A newly-proposed rule has the potential to weaponize OSHA safety inspections — without protecting worker safety — and is certain to erode trust.
Who has access to a business or other organization’s premises can be a highly sensitive matter, and public policy must make a priority of fostering trust in government agents with that authority. Unfortunately, that trust has been eroding, as seen, for example, when the Occupational Safety and Health Administration (OSHA) attempted to act as a government health enforcer requiring employers to force employees to be vaccinated against COVID. The U.S. Supreme Court squashed that unconstitutional mandate, but it was only one especially stark example of a discomfiting tendency.
Now, OSHA may be back to make life difficult for employers again. A recently proposed rule from the U.S. Department of Labor (DOL) deserves greater scrutiny along these lines. The rule proposes to modify the regulation about who can accompany OSHA compliance officers as they conduct workplace inspections. Under current rules, the employer and employees of a workplace may each authorize a person for this task, and in the latter case, it must be a fellow employee. If the OSHA compliance officer determines “good cause” for a third party to be present to conduct “an effective and thorough physical inspection,” one may join. The regulation gives the specific and technically focused examples of “an industrial hygienist or a safety engineer.”
Under the proposed change, the employees — as determined by the OSHA officer — will be able to appoint a non-employee, without the approval of the employer. The specific examples of third parties currently named in the regulation would also be replaced with an extremely broad rationale. This means that, with some pretense related to employees, OSHA could bring a representative from the Freedom from Religion Foundation to serve on the OSHA inspection team for your church. If you own a business, a competitor could accompany the inspection team, putting the burden on you to deny them access to areas containing valuable trade secrets. If you own a farm, an organizer from an anti-livestock or anti-ag group could be appointed to the safety inspection team.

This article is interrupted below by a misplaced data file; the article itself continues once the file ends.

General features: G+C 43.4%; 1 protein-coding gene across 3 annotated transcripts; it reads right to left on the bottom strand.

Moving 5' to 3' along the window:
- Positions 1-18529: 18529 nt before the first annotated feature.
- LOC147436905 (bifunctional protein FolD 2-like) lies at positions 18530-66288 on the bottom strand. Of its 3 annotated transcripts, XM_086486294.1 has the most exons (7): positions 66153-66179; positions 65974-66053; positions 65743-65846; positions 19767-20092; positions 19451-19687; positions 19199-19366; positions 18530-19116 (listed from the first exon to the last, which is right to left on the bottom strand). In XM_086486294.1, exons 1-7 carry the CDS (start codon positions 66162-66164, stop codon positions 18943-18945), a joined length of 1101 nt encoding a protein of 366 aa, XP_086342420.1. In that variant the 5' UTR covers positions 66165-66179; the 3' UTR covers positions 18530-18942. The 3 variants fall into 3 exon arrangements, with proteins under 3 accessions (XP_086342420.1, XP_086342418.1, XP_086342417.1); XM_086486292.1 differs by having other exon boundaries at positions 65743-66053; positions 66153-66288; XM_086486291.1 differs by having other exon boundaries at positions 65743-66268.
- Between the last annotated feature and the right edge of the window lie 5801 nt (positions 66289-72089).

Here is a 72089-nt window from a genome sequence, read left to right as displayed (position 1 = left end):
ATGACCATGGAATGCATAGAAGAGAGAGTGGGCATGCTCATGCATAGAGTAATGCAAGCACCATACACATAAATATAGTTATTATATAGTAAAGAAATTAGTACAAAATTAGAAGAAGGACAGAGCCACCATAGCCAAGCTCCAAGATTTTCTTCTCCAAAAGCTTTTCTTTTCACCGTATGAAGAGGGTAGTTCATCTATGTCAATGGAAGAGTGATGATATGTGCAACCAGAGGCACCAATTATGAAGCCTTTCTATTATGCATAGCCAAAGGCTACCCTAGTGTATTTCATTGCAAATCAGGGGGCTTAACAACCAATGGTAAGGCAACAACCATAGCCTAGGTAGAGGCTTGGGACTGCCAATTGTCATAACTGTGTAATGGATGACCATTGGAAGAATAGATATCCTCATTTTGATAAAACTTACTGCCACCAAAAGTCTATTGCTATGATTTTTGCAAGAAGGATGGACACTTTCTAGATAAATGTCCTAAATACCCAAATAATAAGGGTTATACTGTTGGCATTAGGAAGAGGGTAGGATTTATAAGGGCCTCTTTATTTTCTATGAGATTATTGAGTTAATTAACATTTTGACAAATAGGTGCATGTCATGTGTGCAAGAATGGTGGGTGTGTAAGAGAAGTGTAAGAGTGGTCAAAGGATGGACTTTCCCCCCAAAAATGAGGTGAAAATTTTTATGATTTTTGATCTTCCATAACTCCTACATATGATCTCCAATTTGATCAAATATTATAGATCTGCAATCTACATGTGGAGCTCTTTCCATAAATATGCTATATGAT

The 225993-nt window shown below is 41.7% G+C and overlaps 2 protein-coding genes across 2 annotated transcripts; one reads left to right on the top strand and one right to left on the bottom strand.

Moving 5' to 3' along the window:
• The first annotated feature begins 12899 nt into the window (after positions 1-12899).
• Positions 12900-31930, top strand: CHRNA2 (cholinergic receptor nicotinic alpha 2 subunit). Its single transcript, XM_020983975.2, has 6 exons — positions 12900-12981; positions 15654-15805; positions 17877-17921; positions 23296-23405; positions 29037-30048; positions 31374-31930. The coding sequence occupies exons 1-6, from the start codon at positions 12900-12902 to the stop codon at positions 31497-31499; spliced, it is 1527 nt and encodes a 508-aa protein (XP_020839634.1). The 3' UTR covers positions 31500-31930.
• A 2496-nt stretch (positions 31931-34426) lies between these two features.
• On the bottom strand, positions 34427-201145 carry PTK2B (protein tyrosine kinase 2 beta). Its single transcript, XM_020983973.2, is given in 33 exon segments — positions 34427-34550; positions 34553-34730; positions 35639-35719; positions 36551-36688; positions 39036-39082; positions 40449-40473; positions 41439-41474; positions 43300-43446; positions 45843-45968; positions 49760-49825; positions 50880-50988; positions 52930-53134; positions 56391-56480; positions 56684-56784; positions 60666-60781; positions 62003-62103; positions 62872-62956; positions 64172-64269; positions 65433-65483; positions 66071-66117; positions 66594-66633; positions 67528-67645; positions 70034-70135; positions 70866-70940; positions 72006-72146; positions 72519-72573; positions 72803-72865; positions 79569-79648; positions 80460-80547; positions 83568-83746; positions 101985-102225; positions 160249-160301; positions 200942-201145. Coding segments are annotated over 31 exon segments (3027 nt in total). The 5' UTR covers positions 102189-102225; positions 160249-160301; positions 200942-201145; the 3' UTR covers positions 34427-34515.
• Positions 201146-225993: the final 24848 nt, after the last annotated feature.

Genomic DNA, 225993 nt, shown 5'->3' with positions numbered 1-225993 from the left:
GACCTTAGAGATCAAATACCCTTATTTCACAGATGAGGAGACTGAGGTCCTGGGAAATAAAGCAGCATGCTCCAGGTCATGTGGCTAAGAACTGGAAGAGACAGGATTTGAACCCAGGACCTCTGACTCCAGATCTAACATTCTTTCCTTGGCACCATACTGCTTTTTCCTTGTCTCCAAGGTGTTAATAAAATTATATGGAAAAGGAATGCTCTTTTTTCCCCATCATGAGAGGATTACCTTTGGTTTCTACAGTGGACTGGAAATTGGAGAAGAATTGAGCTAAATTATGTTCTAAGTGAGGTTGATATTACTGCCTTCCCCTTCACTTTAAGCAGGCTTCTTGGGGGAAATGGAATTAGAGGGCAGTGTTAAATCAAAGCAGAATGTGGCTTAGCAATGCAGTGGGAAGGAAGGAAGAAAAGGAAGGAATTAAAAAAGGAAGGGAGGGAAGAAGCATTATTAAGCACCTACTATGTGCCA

Implementing very subjective standards for third-party inspectors, in place of an implied requirement for technical expertise, opens the door wide for abuse of access. The proposal does nothing to promote workplace safety, inserts OSHA into labor-management disputes, and contradicts existing OSHA regulations and the National Labor Relations Act. In addition, the proposed rule fails to provide any safety expertise criteria for the selection of third-party representatives and raises serious concerns regarding legal responsibility for injuries to third-party representatives. Finally, these additional individuals participating in the inspection could distract OSHA inspectors from their primary goal of workplace safety.
This proposed rule has the potential to weaponize OSHA safety inspections — without protecting worker safety — and is certain to erode trust. After all, OSHA is empowered to fine businesses thousands of dollars for safety violations and even petition a court to shut employers down.
This is a prime example of the way in which regulations can have a huge impact (financial and otherwise) on our lives. It also illustrates how taxpayers must always be vigilant, as special interests know exactly what rules they need to change to accomplish their objectives and can do so subtly. DOL’s rule has not been finalized, yet, but the public comment period has closed, and now businesses anxiously await the final decision. If the rule is finalized as proposed, litigation will surely follow. As that process follows its course, Iowa businesses must be alert for changes in their safety inspections and speak up when things seem off.